MBS has been named, his Foreign Minister desperately tried to isolate him from the Khashoggi story, but it is up to America and its “fake news” media to decide whether or not MBS is implicated, and the more they implicate him, the deeper America can dig into his pocket. And as this article was getting ready to be submitted for publishing, MBS himself broke his silence proclaiming that the murder of Khashoggi was a heinous crime and that those responsible will be punished.

Either way, when the Saudis return to the negotiating table with their American “partners”, MBS will not only be facing a bill for American protection of Saudi Arabia per se, but also a bill for protecting his own personal aspirations to become king as well as protecting his own head. He must prepare himself to expect a hefty price of his own head. What will that price be is yet to be seen.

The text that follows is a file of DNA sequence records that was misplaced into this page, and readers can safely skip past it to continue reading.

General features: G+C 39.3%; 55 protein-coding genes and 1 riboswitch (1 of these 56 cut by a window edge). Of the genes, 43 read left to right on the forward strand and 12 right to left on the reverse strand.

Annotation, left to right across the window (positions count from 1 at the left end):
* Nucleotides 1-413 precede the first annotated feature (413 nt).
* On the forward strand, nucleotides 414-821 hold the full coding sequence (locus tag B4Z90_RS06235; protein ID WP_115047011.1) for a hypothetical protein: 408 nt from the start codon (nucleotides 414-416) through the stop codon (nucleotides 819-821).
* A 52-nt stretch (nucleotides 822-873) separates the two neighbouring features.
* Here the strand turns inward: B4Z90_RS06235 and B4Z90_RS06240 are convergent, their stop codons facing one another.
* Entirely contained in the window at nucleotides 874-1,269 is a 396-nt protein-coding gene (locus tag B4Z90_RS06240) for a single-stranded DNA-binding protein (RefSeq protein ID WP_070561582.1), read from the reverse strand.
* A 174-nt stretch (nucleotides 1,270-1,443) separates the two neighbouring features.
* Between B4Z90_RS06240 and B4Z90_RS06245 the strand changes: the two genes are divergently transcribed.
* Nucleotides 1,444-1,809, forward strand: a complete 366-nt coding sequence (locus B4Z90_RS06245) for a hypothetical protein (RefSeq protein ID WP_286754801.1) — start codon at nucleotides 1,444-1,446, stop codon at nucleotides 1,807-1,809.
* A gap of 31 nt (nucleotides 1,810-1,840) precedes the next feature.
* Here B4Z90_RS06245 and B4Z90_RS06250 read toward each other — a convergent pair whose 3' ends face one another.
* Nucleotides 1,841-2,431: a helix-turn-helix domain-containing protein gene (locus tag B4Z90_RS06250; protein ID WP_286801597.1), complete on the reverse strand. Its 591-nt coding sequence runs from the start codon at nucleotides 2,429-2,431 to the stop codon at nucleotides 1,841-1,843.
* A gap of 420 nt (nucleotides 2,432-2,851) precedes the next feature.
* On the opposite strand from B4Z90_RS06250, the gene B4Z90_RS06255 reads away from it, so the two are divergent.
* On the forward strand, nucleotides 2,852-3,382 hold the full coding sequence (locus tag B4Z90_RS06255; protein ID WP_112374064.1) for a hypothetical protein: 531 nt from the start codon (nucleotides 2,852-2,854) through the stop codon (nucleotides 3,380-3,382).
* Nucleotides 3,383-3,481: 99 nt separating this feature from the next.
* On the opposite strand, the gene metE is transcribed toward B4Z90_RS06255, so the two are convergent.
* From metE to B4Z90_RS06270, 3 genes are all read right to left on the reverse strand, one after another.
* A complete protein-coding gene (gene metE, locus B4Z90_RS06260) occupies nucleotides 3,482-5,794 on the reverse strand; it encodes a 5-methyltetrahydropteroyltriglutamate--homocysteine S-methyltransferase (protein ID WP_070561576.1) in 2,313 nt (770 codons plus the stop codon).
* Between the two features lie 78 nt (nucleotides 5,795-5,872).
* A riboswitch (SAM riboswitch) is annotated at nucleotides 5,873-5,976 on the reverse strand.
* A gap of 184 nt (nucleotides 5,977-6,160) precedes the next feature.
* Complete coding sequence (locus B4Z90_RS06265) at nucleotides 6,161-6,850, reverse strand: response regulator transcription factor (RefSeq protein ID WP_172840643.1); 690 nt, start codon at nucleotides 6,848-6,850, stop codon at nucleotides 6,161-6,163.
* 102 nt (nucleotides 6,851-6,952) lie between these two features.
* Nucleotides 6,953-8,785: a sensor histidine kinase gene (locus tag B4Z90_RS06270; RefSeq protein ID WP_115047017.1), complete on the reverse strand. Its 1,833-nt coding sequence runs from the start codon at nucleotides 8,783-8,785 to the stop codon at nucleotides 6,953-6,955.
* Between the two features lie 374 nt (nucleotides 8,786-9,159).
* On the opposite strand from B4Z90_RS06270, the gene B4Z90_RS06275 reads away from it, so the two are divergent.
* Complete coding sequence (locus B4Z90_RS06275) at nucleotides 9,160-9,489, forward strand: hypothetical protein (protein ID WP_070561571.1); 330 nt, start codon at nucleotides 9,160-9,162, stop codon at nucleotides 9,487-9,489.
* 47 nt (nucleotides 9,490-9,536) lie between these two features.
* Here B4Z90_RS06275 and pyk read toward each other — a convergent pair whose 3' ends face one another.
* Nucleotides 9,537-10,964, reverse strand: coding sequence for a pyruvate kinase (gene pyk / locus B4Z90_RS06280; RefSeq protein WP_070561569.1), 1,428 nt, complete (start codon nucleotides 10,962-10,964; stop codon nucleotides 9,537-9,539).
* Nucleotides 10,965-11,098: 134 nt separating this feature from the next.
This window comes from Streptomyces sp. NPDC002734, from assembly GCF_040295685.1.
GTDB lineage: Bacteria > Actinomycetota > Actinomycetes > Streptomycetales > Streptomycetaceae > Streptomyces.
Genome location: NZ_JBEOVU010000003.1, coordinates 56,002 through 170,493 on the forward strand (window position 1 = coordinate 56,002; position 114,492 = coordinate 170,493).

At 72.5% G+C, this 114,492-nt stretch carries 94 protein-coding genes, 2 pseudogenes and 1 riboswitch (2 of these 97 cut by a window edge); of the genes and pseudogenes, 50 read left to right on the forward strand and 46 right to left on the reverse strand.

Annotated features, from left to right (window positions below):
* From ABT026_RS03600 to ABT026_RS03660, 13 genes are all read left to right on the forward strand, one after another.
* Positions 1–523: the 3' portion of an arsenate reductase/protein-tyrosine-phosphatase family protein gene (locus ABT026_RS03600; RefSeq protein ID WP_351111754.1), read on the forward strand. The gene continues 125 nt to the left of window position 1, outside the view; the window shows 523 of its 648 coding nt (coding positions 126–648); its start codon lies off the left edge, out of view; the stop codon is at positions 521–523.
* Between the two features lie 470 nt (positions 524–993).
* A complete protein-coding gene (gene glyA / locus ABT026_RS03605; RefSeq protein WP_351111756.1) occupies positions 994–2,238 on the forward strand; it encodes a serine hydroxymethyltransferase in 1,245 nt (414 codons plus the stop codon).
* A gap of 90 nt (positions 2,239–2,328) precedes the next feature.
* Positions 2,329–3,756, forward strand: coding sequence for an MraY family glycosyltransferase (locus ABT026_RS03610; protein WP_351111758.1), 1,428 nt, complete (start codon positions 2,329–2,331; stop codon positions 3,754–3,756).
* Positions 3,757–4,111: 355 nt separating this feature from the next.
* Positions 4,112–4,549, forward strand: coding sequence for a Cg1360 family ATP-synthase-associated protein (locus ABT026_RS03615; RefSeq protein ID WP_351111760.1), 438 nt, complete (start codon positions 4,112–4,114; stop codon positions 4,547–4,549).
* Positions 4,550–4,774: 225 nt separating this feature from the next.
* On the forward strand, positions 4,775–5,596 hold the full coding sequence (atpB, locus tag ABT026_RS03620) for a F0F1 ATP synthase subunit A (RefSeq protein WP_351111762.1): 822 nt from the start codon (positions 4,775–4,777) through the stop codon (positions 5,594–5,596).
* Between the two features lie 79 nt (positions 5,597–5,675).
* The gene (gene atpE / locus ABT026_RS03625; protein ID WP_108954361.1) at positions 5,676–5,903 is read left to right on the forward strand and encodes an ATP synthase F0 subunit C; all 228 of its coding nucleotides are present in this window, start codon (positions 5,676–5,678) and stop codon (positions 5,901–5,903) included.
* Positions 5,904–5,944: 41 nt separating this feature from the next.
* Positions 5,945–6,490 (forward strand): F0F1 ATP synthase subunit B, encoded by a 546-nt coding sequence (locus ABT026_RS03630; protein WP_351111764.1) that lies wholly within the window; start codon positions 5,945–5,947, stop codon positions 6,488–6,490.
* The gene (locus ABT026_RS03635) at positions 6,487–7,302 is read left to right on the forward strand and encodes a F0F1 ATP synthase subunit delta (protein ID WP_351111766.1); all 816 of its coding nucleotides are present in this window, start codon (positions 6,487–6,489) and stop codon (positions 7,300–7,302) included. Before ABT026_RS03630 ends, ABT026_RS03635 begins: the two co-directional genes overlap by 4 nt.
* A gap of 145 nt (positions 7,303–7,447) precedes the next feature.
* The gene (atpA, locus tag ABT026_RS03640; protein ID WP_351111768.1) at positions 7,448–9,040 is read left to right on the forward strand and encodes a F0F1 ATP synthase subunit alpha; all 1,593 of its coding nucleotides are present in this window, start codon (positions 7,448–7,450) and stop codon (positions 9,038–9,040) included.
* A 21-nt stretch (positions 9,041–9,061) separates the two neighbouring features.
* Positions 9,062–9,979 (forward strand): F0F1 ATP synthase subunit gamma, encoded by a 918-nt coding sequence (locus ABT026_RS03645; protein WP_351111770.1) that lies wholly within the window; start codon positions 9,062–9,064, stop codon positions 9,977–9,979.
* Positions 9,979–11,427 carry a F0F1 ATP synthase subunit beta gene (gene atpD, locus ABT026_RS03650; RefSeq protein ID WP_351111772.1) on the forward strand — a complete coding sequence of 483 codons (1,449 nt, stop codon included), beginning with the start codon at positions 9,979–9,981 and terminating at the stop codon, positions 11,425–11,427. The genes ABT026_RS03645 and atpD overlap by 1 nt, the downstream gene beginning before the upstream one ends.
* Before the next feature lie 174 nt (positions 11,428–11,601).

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israel (apartheid state) lobby wants Saudis to get away with Khashoggi murder

Israel lobby wants Saudis to get away with Khashoggi murder

Saudi Crown Prince Mohammad bin Salman, right, chats with Jordan’s King Abdullah at the Future Investment Initiative conference, in Riyadh, Saudi Arabia, 23 October. The economic forum is the kingdom’s first major global event since the Saudi crown prince was implicated in the killing of writer Jamal Khashoggi at the Saudi consulate in Istanbul earlier this month.

Amr Nabil AP Photo

With ever more gruesome details emerging about the slaying and dismemberment of Saudi journalist Jamal Khashoggi, fingers of blame are pointing squarely at Saudi Crown Prince Mohammad bin Salman.

This is a huge problem for Israel and its lobby who see the Saudi de facto ruler – commonly referred to in English-language media by his initials MBS – as their key regional ally.

Until the 2 October killing in Istanbul, the Saudi autocrat had been feted by European royalty, American politicians and pundits, and Silicon Valley billionaires.